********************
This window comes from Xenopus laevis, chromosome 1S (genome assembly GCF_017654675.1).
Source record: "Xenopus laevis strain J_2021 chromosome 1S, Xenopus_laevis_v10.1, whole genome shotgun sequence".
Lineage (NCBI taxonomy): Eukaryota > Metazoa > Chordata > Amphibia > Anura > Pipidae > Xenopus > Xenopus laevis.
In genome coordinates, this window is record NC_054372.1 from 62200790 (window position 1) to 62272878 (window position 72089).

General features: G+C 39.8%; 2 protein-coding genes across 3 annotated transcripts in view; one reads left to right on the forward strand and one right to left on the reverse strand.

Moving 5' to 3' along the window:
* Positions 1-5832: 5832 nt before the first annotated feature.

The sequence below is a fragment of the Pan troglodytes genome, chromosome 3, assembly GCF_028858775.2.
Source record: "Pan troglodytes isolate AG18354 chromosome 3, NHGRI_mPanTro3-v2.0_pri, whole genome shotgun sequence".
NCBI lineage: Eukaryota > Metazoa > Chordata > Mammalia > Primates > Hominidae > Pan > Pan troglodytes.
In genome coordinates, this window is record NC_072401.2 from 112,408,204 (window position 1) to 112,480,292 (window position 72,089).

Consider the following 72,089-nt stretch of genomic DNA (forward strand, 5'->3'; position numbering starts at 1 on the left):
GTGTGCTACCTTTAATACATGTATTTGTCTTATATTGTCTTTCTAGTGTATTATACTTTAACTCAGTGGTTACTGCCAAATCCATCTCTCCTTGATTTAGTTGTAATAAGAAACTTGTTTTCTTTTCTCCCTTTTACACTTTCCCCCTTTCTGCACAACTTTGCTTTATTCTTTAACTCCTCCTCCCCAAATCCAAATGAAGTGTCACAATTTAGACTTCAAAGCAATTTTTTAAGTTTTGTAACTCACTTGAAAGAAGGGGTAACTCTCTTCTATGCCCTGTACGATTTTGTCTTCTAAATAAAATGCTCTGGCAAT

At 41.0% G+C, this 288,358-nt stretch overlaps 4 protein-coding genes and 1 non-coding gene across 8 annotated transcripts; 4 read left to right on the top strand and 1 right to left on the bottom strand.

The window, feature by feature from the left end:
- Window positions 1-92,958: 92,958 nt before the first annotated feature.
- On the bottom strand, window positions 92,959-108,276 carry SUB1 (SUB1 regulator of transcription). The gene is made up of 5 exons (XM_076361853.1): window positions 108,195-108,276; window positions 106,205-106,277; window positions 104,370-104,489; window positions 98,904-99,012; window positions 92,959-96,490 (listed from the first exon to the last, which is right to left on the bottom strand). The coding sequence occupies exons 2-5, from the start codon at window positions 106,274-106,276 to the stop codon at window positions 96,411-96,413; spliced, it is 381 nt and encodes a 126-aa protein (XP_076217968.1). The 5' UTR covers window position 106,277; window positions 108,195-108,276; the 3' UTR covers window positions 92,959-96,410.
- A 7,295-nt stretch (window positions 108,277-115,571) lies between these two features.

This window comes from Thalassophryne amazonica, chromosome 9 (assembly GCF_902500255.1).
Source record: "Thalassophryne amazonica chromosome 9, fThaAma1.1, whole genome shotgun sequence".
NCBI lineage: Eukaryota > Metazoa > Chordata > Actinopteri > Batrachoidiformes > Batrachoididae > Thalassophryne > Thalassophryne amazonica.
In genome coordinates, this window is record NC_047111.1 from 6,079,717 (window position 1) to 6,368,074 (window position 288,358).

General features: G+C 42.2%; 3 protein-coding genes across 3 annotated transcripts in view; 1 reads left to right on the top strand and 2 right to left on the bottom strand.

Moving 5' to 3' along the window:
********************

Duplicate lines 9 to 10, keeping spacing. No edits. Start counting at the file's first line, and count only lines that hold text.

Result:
Source record: "Pan troglodytes isolate AG18354 chromosome 3, NHGRI_mPanTro3-v2.0_pri, whole genome shotgun sequence".
NCBI lineage: Eukaryota > Metazoa > Chordata > Mammalia > Primates > Hominidae > Pan > Pan troglodytes.